Asheville, NC 28803
(828) 254-4602

Oral Surgeon: 

Larry Parworth, Rockcliffe Oral Surgery
4 Medical Park Dr
Asheville, NC 28803
(828) 255-7781


Haley Mann-Gottfried, Gottfried & Mann Dentistry
1415 Patton Ave
Asheville, NC 28806
(828) 254-9692

Braces Off! (Part 5)

In mid-May 2016, my braces were removed! Before I went in, I sat in the car and took a good look at my braces. I observed the brackets, the wires, the hooks, the colored bands, and I tried to capture a visual and mental image of exactly, every detail. I tried to memorize the feeling and experience because I knew that I would never have them again - or shouldn't!

The entire office seemed so excited about my teeth! As the assistant was working on removing all the appliances, the receptionist kept buzzing in out of the clinical area remarking how "beautiful' and "pretty" they were. After the assistant was finished removing all the braces, and Dr. Scanlan has drilled the glue off and polished my teeth, they told me to brush my teeth before the photo. Then I had to do the red carpet walk as a part of the TS Orthodontics Tradition :)

Everyone was so excited to see my teeth! I wasn't sure what to expect so, I tried to remain objective. When I first saw my teeth, I was first surprised at how white they were, (I didn't get a cleaning before my braces were installed, and the cleaning I did get after they were installed were unable to get behind all the wires and hooks to clean them very well)! Then I was shocked at how "long" they were. My teeth are not especially long, but I had always perceived them to be shorter than they were, so to see them in actuality was enlightening. I began to brush my teeth. And there really is no way to describe the feeling: the way that a toothbrush covers the entire surface area of each of your teeth, it's amazing!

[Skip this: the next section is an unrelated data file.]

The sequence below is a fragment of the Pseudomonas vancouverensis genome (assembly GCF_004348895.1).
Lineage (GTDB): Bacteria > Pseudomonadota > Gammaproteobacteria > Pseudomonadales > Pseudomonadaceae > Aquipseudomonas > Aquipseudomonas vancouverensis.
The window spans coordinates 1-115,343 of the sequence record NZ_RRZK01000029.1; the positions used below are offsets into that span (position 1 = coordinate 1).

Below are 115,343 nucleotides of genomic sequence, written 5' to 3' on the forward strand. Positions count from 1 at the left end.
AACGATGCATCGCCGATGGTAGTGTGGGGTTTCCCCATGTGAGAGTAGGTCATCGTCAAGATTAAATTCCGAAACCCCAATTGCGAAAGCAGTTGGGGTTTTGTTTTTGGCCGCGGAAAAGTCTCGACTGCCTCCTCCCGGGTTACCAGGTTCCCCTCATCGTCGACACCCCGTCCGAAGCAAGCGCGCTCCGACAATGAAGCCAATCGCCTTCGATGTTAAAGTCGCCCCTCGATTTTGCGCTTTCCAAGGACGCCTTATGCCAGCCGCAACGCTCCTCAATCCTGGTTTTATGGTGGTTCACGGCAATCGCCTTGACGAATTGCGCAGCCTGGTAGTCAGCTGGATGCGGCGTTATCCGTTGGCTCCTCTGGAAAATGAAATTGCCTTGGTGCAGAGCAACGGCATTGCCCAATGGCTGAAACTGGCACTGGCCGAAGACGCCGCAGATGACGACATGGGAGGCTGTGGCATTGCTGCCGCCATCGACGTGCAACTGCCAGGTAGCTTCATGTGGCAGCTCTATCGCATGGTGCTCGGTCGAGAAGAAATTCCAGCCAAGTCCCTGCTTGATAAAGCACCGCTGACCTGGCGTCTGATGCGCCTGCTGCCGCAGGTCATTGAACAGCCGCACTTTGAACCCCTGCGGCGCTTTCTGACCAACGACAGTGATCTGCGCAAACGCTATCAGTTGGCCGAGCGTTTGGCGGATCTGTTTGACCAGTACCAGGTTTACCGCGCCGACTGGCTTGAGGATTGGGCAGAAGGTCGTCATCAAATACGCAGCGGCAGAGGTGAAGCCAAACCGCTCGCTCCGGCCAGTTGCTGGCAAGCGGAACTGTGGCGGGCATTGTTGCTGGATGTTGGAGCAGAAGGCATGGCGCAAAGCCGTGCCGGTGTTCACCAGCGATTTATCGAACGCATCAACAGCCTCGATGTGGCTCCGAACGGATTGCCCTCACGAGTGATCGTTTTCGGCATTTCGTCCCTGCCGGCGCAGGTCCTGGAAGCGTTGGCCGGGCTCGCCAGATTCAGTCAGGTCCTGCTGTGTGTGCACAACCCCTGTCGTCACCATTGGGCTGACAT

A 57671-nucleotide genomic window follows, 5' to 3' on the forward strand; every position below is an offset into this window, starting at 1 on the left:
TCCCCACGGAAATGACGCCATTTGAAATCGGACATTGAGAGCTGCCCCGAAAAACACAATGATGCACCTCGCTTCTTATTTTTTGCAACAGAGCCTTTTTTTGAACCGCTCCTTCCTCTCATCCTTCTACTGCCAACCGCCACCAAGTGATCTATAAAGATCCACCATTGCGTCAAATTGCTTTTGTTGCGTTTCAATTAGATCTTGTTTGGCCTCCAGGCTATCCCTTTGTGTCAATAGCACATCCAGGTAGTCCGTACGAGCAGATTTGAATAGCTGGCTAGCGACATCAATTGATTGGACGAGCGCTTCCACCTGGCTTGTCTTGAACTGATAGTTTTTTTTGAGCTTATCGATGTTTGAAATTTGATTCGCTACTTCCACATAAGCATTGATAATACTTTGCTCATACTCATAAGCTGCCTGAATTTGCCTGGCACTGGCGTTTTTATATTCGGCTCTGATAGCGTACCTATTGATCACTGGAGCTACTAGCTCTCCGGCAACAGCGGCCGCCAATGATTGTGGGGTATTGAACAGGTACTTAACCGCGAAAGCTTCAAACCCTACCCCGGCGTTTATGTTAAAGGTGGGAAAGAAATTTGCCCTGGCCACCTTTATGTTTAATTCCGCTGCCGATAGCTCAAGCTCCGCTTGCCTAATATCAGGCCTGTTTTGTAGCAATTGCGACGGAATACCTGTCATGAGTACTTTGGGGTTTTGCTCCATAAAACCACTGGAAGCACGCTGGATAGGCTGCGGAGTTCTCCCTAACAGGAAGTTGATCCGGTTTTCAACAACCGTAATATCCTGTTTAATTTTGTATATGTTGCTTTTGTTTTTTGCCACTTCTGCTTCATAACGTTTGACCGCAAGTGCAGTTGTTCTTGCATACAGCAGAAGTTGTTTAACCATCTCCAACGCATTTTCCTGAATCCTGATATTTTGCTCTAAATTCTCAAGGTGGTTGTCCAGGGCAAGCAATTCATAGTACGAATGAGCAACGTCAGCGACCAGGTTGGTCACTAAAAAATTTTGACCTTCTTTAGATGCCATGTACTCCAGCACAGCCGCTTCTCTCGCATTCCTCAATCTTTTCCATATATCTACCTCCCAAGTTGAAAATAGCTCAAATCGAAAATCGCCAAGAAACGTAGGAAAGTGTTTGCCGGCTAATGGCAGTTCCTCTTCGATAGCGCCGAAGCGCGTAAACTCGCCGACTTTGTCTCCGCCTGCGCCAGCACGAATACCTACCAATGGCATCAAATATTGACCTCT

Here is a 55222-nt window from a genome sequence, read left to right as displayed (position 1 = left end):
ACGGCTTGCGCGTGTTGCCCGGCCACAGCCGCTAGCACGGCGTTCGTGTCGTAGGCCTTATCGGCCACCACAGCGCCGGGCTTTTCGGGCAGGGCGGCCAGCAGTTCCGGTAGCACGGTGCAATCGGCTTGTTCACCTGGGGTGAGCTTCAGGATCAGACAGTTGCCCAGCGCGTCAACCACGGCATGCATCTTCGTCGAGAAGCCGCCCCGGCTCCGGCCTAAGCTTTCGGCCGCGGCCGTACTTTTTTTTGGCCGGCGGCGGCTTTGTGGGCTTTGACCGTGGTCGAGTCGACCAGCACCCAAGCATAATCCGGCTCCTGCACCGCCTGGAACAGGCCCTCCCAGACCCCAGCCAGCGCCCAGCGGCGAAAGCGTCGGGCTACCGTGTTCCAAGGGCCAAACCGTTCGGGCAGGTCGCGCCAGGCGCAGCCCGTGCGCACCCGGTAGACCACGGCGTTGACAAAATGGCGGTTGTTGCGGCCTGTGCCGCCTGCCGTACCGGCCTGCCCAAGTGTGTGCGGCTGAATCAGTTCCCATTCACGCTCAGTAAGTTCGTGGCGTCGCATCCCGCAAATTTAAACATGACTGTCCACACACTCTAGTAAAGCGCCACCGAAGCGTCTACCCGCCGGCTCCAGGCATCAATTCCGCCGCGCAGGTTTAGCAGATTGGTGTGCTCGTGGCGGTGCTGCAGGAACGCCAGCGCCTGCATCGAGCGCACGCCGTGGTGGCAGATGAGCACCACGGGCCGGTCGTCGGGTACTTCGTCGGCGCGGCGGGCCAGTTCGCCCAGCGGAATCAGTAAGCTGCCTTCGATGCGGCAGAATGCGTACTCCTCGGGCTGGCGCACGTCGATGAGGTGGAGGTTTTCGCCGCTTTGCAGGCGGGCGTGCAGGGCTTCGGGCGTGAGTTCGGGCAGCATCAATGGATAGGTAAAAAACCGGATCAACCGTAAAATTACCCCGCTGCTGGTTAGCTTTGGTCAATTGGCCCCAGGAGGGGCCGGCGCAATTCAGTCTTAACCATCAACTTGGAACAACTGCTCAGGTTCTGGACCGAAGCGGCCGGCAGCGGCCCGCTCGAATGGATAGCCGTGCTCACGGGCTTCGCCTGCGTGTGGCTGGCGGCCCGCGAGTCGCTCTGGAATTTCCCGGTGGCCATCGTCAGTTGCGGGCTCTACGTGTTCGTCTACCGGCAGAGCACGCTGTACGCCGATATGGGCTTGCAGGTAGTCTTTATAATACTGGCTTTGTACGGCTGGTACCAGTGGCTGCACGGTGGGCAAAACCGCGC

There they are - wires and brackets!

After picture: You can see I was really into brushing those teeth! 

A couple days later I went back into Dr. Scanlan's office to try on my retainers. When I first put the retainers in, it hurt a lot because in those few days. My teeth had already shifted and brought them back into place hurt. But the pain went away after a couple days and it felt fine. I had seen my Dentist (Dr. Haley Mann) the day before, and she told me to ask Dr. Scanlan about some spaces in between my teeth. When I did, Dr. Scanlan informed me that those are there because of the space that the brackets used to fill and should close up with the retainers within six months. He said that if they did not close up, then he would switch to a different kind of retainer that would close the spaces (UPDATE: The spaces did close so we stuck with the original retainers).